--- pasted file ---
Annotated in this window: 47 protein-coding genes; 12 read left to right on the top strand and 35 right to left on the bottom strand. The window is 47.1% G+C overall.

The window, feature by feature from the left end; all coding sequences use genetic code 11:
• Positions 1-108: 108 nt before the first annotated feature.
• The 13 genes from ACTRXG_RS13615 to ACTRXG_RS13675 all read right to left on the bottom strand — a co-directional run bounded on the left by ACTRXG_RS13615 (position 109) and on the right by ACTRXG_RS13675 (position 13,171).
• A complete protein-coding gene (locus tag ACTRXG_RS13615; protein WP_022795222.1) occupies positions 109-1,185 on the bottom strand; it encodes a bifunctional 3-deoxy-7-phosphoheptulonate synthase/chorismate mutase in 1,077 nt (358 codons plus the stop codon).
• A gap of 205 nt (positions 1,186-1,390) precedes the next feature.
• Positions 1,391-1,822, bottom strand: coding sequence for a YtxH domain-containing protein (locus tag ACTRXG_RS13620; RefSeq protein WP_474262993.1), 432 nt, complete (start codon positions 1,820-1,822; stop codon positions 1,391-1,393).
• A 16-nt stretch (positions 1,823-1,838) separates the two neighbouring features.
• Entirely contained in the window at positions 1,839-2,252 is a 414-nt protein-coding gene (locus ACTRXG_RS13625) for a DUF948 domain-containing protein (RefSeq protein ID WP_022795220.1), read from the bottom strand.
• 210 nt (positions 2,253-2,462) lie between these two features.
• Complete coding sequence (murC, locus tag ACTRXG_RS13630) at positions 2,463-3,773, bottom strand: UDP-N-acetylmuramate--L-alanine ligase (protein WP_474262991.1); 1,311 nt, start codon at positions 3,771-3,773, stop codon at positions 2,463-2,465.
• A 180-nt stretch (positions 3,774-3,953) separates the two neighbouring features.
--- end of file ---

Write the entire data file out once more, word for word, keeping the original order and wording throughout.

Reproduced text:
Annotated in this window: 47 protein-coding genes; 12 read left to right on the top strand and 35 right to left on the bottom strand. The window is 47.1% G+C overall.

The window, feature by feature from the left end; all coding sequences use genetic code 11:
• Positions 1-108: 108 nt before the first annotated feature.
• The 13 genes from ACTRXG_RS13615 to ACTRXG_RS13675 all read right to left on the bottom strand — a co-directional run bounded on the left by ACTRXG_RS13615 (position 109) and on the right by ACTRXG_RS13675 (position 13,171).
• A complete protein-coding gene (locus tag ACTRXG_RS13615; protein WP_022795222.1) occupies positions 109-1,185 on the bottom strand; it encodes a bifunctional 3-deoxy-7-phosphoheptulonate synthase/chorismate mutase in 1,077 nt (358 codons plus the stop codon).
• A gap of 205 nt (positions 1,186-1,390) precedes the next feature.
• Positions 1,391-1,822, bottom strand: coding sequence for a YtxH domain-containing protein (locus tag ACTRXG_RS13620; RefSeq protein WP_474262993.1), 432 nt, complete (start codon positions 1,820-1,822; stop codon positions 1,391-1,393).
• A 16-nt stretch (positions 1,823-1,838) separates the two neighbouring features.
• Entirely contained in the window at positions 1,839-2,252 is a 414-nt protein-coding gene (locus ACTRXG_RS13625) for a DUF948 domain-containing protein (RefSeq protein ID WP_022795220.1), read from the bottom strand.
• 210 nt (positions 2,253-2,462) lie between these two features.
• Complete coding sequence (murC, locus tag ACTRXG_RS13630) at positions 2,463-3,773, bottom strand: UDP-N-acetylmuramate--L-alanine ligase (protein WP_474262991.1); 1,311 nt, start codon at positions 3,771-3,773, stop codon at positions 2,463-2,465.
• A 180-nt stretch (positions 3,774-3,953) separates the two neighbouring features.